Thursday, June 13, 2019

Could Moscow Decriminalize or Even Legalize Marijuana in Wake of Golunov Case?

Paul Goble

            Staunton, June 12 – The popular outcry against the planting of drugs on Ivan Golunov in order to bring criminal charges against him may have the unexpected consequence of giving added impetus to proposals to decriminalize or even legalize personal marijuana use in the Russian Federation, Natalya Mikhaleva of the URA news agency says.

            She says that proposals of this kind had already been circulating in the Duma and that now they are likely to be taken up more readily. So far, these bills only call for reducing or eliminating penalties for using soft drugs like marijuana. But experts say that Moscow might then move to full legalization of such drugs (

            One bill calls for cutting maximum punishments in half, from ten years imprisonment to five; and it has already attracted support from the FSB, the Procuracy general and the Interior Ministry. Experts like Igor Burmistrov who consults for the prison system says punishments should be cut to no more than two or three years and not involve prison time.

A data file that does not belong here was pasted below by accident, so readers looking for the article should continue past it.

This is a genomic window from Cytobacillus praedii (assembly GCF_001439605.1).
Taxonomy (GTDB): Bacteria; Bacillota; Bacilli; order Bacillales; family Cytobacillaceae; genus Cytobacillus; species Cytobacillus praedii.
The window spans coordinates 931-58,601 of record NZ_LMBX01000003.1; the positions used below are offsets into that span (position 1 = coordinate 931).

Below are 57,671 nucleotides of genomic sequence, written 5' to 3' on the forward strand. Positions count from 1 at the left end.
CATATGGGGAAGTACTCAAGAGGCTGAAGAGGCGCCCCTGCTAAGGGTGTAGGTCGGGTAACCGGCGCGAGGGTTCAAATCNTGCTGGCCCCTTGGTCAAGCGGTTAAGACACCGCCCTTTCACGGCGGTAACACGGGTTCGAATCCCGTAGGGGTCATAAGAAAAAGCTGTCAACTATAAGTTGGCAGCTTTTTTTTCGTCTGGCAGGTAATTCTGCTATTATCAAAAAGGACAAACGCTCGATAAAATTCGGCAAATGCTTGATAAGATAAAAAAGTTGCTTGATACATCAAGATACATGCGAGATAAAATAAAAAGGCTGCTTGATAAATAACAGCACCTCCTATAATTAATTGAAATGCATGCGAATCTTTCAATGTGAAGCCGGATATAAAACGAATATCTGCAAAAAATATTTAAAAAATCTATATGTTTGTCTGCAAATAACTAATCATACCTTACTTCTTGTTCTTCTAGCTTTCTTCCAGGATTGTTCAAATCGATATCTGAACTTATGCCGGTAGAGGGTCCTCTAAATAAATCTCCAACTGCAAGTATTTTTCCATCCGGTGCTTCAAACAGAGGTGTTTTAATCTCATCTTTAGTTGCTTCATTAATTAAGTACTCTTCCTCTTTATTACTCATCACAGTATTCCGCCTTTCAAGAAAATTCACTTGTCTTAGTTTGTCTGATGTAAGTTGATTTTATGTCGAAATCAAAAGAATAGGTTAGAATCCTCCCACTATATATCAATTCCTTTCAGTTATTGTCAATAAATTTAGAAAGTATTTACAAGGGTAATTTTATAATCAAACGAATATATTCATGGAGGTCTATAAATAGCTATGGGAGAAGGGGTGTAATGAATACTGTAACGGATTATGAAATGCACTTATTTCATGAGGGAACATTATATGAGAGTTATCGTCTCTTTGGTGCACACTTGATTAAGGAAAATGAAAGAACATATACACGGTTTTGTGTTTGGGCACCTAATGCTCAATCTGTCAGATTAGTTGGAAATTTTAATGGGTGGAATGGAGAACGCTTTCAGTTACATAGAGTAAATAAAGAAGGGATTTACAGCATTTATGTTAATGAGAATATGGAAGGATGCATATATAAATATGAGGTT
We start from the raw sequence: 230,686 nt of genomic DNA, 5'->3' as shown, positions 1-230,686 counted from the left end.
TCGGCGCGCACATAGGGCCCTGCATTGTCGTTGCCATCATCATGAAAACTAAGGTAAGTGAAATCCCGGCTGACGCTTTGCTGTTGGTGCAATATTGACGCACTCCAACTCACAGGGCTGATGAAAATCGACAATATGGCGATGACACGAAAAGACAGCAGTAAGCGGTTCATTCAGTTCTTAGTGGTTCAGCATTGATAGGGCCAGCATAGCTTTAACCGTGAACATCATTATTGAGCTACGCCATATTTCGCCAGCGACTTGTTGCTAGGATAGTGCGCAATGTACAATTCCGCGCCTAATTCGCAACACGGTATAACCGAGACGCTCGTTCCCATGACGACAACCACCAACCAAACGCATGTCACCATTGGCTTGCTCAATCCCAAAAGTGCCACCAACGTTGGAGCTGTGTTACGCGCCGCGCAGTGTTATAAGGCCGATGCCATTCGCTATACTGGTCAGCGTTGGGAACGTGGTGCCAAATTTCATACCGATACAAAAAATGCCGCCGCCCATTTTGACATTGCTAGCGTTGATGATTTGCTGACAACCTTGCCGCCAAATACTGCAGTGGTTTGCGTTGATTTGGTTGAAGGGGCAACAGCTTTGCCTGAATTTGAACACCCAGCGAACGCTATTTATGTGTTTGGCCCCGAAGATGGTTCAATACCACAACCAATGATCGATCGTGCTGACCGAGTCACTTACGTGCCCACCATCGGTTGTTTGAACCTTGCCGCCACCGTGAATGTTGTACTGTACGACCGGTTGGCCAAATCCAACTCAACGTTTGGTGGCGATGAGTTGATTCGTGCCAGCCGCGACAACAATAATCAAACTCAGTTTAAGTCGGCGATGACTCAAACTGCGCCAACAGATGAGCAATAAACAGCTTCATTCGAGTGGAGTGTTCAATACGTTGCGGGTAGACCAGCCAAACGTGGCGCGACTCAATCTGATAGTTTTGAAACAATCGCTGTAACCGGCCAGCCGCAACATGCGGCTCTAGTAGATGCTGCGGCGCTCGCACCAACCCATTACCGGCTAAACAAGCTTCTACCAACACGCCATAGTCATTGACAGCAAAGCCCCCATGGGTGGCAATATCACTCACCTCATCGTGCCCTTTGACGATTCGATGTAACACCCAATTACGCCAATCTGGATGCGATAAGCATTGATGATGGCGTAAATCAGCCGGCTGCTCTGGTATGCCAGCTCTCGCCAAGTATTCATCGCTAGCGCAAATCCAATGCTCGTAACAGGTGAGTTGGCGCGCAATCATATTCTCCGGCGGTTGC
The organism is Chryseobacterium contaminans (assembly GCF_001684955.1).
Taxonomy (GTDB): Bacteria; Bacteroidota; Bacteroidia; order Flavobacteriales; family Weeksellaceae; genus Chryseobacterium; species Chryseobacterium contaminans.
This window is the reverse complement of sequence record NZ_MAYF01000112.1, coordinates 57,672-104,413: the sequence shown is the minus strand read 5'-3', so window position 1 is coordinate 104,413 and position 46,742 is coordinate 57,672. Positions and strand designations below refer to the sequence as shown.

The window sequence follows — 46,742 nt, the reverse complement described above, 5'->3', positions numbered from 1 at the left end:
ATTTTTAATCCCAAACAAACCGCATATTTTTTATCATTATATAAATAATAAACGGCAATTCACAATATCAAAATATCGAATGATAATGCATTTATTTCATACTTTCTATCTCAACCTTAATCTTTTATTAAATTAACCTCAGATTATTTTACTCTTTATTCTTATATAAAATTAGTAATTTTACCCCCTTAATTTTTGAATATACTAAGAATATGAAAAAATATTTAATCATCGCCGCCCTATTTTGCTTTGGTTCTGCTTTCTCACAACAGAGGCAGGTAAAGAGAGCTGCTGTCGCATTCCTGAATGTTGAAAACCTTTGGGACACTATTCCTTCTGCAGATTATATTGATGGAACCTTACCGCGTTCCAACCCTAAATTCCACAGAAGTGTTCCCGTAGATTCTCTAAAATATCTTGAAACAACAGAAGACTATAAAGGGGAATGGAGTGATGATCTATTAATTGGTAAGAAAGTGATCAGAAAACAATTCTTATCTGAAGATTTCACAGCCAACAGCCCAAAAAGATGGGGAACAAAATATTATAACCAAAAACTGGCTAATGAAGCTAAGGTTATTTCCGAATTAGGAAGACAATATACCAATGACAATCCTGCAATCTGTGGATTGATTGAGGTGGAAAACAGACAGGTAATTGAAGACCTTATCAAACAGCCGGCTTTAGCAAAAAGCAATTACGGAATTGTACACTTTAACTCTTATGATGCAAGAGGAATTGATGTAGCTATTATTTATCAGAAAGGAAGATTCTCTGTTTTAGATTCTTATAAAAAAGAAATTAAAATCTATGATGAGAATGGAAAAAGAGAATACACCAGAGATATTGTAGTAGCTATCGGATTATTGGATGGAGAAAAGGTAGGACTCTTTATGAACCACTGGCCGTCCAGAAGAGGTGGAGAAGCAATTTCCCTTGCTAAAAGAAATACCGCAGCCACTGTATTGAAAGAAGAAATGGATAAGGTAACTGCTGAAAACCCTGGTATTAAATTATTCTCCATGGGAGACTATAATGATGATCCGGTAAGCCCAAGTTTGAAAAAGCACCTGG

“The longer someone is in prison, the more harm,” he says. 

            Kirill Titayev, a St. Petersburg specialist on crime at St. Petersburg’s European University, calls for complete decriminalization of soft drugs Such a step would save money – far fewer people would be incarcerated – and would benefit society by reducing the number of people processing through the legal system (

            He says that statistics from other countries show that there are few or no downsides from legalization.  Sergey Dugin, head of the Humanitarian Action Foundation, agrees and favors complete decriminalization. But some worry that marijuana will become a gateway drug and that legalization will suggest to more than society approves of drug use.

            Dmitry Orlov, a Moscow political scientist, and Yury Sinelshikov, first deputy head of the state building committee of the Duma, say that it is a mistake to link moves toward decriminalization with Golunov. Officials were already moving toward those ends before that case, which in any event reflected problems with law enforcement rather than laws about drugs.

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